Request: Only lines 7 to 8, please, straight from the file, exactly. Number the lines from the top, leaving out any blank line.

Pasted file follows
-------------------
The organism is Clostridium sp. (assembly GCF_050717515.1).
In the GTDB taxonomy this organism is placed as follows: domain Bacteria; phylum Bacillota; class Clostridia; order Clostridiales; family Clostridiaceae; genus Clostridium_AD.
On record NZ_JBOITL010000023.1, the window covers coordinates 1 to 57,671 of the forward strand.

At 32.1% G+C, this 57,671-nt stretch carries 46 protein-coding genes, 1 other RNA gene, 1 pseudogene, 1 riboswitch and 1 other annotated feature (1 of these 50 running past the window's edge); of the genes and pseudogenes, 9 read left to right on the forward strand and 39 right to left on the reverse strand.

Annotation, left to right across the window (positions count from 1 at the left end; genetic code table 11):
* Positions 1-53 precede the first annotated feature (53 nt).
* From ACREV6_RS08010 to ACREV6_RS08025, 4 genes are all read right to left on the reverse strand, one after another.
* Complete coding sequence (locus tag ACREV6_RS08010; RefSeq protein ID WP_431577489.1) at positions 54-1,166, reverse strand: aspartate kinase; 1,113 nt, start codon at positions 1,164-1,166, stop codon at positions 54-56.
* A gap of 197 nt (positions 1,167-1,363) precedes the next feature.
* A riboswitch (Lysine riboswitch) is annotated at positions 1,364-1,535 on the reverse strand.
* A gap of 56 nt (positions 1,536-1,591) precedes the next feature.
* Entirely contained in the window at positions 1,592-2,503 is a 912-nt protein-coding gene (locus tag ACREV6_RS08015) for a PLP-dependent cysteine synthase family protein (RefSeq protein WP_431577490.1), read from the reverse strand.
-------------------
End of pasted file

* From ACREV6_RS08010 to ACREV6_RS08025, 4 genes are all read right to left on the reverse strand, one after another.
* Complete coding sequence (locus tag ACREV6_RS08010; RefSeq protein ID WP_431577489.1) at positions 54-1,166, reverse strand: aspartate kinase; 1,113 nt, start codon at positions 1,164-1,166, stop codon at positions 54-56.